# Modular Nuclearity: A Generally Covariant Perspective

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## Abstract

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## 1. Introduction

## 2. The Modular ${\ell}^{p}$-Condition

#### 2.1. Modular Operators and ${\ell}^{p}$-Conditions

**Lemma 2.1.**If ${\Xi}_{2}:{\mathcal{B}}_{1}\to {\mathcal{B}}_{2}$ and ${\Xi}_{3}:{\mathcal{B}}_{1}\to {\mathcal{B}}_{3}$ are bounded linear maps such that $\parallel {\Xi}_{3}(b)\parallel \le \parallel {\Xi}_{2}(b)\parallel $ for all $b\in {\mathcal{B}}_{1}$, then $\parallel {\Xi}_{3}{\parallel}_{p}\le {\parallel {\Xi}_{2}\parallel}_{p}$ for all $p>0$.

**Proof.**The estimate allows us to define a linear map B from the range of ${\Xi}_{2}$ to the range of ${\Xi}_{3}$ such that ${\Xi}_{3}(b)=B{\Xi}_{2}(b)$ and $\parallel B\parallel \le 1$. B has an extension to ${\mathcal{B}}_{2}$ with $\parallel B\parallel \le 1$, by the Hahn-Banach Theorem, and hence $\parallel {\Xi}_{3}{\parallel}_{p}=\parallel B{\Xi}_{2}{\parallel}_{p}\le {\parallel {\Xi}_{2}\parallel}_{p}$. ☐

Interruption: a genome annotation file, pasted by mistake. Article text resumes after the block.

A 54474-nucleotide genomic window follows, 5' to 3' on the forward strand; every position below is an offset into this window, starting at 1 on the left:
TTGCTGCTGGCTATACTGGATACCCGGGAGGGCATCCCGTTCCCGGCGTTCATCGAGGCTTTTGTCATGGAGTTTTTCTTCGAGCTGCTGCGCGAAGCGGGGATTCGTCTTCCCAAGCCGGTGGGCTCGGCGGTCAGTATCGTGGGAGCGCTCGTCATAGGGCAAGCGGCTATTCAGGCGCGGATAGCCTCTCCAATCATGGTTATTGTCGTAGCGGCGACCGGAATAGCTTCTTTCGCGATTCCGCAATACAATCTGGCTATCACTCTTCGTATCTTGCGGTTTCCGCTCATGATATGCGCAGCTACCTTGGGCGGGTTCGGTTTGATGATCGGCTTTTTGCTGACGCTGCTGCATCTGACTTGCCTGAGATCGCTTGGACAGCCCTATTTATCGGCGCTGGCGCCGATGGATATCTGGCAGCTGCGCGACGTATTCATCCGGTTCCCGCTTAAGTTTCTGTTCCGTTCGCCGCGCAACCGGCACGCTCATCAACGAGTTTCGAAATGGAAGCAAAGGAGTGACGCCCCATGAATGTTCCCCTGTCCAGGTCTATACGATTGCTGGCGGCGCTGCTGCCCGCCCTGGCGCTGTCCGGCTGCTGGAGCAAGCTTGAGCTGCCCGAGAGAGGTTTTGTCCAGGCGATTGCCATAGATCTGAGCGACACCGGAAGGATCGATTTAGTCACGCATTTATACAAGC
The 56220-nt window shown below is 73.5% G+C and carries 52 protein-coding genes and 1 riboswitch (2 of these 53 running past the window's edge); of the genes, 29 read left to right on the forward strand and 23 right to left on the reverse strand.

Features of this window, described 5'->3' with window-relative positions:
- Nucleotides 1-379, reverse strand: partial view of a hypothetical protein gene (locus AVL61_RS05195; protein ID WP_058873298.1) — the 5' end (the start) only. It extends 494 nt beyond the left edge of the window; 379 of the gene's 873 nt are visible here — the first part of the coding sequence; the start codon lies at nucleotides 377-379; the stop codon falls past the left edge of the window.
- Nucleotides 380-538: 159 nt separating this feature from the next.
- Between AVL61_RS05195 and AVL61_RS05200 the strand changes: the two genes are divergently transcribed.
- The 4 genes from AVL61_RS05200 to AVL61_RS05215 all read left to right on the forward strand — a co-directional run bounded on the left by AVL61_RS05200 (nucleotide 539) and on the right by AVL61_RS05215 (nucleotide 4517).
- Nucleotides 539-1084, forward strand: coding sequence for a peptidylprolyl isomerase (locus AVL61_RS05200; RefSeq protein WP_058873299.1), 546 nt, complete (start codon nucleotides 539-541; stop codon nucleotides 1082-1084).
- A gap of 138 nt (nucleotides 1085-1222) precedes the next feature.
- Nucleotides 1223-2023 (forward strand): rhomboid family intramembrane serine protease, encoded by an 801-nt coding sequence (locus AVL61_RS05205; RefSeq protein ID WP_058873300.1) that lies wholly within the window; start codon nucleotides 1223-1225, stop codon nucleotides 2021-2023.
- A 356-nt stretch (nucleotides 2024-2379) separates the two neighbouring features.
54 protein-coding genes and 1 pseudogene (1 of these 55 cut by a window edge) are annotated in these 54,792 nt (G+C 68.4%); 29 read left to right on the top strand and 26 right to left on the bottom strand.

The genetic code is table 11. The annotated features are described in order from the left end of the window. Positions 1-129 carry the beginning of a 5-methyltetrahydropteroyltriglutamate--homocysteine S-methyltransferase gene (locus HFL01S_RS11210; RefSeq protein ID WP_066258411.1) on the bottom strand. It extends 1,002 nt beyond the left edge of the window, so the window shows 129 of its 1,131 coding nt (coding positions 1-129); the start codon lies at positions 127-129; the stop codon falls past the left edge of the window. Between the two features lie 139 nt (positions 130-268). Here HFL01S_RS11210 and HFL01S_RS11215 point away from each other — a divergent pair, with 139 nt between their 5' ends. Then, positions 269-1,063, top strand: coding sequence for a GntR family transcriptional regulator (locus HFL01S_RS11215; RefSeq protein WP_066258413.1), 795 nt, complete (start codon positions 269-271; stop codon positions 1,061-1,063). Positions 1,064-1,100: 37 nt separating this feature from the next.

**Remark 2.2.**We will also need to consider real linear ${\ell}^{p}$ maps between real Banach spaces, which are defined in a completely analogous way. In this context we denote the n’th approximation number by ${\alpha}_{n}^{\mathbb{R}}(\Xi )$ and the corresponding quasi-norms ${\parallel \Xi \parallel}_{\mathbb{R},p}^{p}={\sum}_{n=0}^{\infty}{\alpha}_{n}^{\mathbb{R}}{(\Xi )}^{p}$. The estimates (2.5) and (2.6) hold also in this case.

**Lemma 2.3.**Let ${\mathcal{B}}_{1},{\mathcal{B}}_{2}$ be Banach spaces, and $0<p\le 1$. Then

**Proof.**The first inclusion and the bound (2.10) is proven in [34, Prop. 8.4.2] for $0<p\le 1$, see also [35] for the extension to $p>1$.

#### 2.2. Definition of the Modular ${\ell}^{p}$-Condition

**Definition 2.4**(Modular ${\ell}^{p}$-condition). Let M be a globally hyperbolic spacetime and ω a state on $\mathcal{A}(M)$. We say that ω satisfies the modular ${\ell}^{p}$-condition if and only if for all $\alpha \in (0,\frac{1}{2})$, $p>0$ and all compact inclusions $\iota :O\to M$ and $\tilde{\iota}:\tilde{O}\to O$ the maps ${\Xi}_{\tilde{O},O;{\iota}^{*}\omega}^{(\alpha )}$ are ${\ell}^{p}$.

#### 2.3. Stability Properties of the Modular ${\ell}^{p}$-Condition

**Lemma 2.5.**If $\psi :\tilde{M}\to M$ is a morphism and ω a state on $\mathcal{A}(M)$ which satisfies the modular ${\ell}^{p}$-condition, then the pull-back $\tilde{\omega}:=\mathcal{A}{(\psi )}^{*}\omega $ also satisfies the modular ${\ell}^{p}$-condition, because for any compact inclusions $\iota :O\to \tilde{M}$ and $\tilde{\iota}:\tilde{O}\to O$ we have ${\Xi}_{\tilde{O},O;{\iota}^{*}\tilde{\omega}}^{(\alpha )}={\Xi}_{\tilde{O},O;{(\psi \xb0\iota )}^{*}\omega}^{(\alpha )}$.